We use a bandpass filter to exclude frequency bands that show high average amplitudes and repeating patterns while containing low seismic activities. Empirically, a narrow, domain-informed bandpass filter focuses the comparison of similarity only on frequencies that are characteristics of seismic events, increasing the similarity between earthquake events. On a public dataset of four seismic stations in New Zealand, applying a proper bandpass filter results in a 24.9% increase in the earthquake detection recall, as well as an up to 16x decrease in runtime and 209x decrease in output size.

Occurrence filter

Similarly, we leverage the rarity of earthquake events. Namely, time series segments that repeat too frequently are likely not real earthquake events. This observation holds in general except for special scenarios such as volcanic earthquakes. During similarity search, if a time series segment has more near neighbors than a predefined percentage of total segments, we exclude this segment as well as its neighbors from future similarity search (Figure 4).

Figure 4: The occurrence filter excludes frequent matching items from the similarity search.

We evaluated the occurrence filter on two nearby seismic stations in the New Zealand dataset described above. For the station suffering from correlated noise, the occurrence filter effectively eliminates over 32% of total fingerprints from the similarity search without any false positives, which results in a 5.2x improvement in runtime and over 50x reduction of output size. For the station unaffected by the repeating noise, as expected, the filter has little influence on the results.


We applied several optimizations such as the above across the pipeline, including speeding up the hash signature generation with cache locality, tuning LSH parameters for better performance, proper partitioning and parallelization of all components of the pipeline etc. Our optimizations scale well with data size and lead to an over 100x speedup on the end-to-end pipeline (Figure 5).

Figure 5: End-to-end speedup of the pipeline.

The scaled pipeline enabled a new seismic analysis over a decade (06/2007 to 10/2017) of continuous seismic data from 11 seismic stations (27 total channels) near the Diablo Canyon nuclear power plant in central California. The chosen area is of particular interest as there are many active faults near the power plant. Detecting additional small earthquakes in this region will allow seismologists to determine the size and shape of nearby fault structures, which can inform seismic hazard estimates.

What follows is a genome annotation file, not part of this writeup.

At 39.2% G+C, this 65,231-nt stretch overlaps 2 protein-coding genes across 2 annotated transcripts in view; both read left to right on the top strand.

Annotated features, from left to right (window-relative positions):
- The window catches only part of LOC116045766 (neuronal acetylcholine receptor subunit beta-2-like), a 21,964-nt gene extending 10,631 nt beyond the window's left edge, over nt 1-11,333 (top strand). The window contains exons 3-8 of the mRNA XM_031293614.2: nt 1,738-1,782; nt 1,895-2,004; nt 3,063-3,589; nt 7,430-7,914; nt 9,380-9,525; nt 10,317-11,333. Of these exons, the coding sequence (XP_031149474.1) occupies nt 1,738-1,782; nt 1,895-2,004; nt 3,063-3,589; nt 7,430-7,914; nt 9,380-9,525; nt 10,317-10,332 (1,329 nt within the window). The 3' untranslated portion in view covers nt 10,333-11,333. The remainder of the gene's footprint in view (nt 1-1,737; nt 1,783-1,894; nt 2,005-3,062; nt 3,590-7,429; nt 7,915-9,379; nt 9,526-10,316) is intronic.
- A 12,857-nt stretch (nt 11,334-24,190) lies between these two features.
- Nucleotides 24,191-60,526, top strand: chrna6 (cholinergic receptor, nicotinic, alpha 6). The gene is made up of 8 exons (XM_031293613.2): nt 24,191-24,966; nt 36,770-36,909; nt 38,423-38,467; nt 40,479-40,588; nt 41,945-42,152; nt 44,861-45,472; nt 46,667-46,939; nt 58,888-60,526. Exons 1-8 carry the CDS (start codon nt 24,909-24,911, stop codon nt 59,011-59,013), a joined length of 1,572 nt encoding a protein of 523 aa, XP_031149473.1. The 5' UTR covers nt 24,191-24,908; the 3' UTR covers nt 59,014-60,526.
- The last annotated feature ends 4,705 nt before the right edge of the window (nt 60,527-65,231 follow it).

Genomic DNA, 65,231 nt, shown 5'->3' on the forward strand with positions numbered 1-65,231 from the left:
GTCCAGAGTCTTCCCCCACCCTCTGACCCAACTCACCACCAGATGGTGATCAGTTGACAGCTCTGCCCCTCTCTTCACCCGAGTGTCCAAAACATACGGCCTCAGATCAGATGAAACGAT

Our pipeline detected and located 3957 catalog earthquakes, as well as 597 new local earthquakes, spread over the entire ten-year span. Despite the low rate of local earthquake activity (249 total catalog events from 2007 to 2017 within the area shown in Figure 6), we were able to detect 355 new events that are between -0.2 and 2.4 in magnitude and located within the seismic network, where many active faults exist. We missed 101 catalog events, almost all of which originated from outside the network of our interest. We are preparing these results for publication in seismological venues.

Figure 6: Qualitative detection results near the Diablo Canyon nuclear power plant in California.

In addition, we compared our unsupervised pipeline to two supervised models for time series/earthquake classification trained on catalog events from the Diablo Canyon dataset. Figure 7 reports the test accuracy of the two models on a sample of 306 unseen catalog events, 85,060 windows of noise and 449 new events detected by our pipeline. While supervised methods achieve high accuracy in classifying unseen catalog and noise events, they exhibit a high false positive rate (905.88%, details in the paper) and miss 30-32% of new earthquake events detected by our pipeline. The experiment suggests that unsupervised methods like ours can detect qualitatively different events from the existing catalog, and that supervised methods are complementary to unsupervised methods for earthquake detection.

Figure 7: While supervised methods achieve high accuracy in classifying unseen catalog events and noise, they miss 30-32% of new earthquake events detected by our pipeline.


In this blog post, we introduced an unsupervised method to extract earthquake events from continuous ground motion data. We show that by scaling the analysis to over ten years of data, we are able to make new scientific discoveries. Our code is available as open source on Github, along with a user guide. For more information, please check out our VLDB 2018 paper.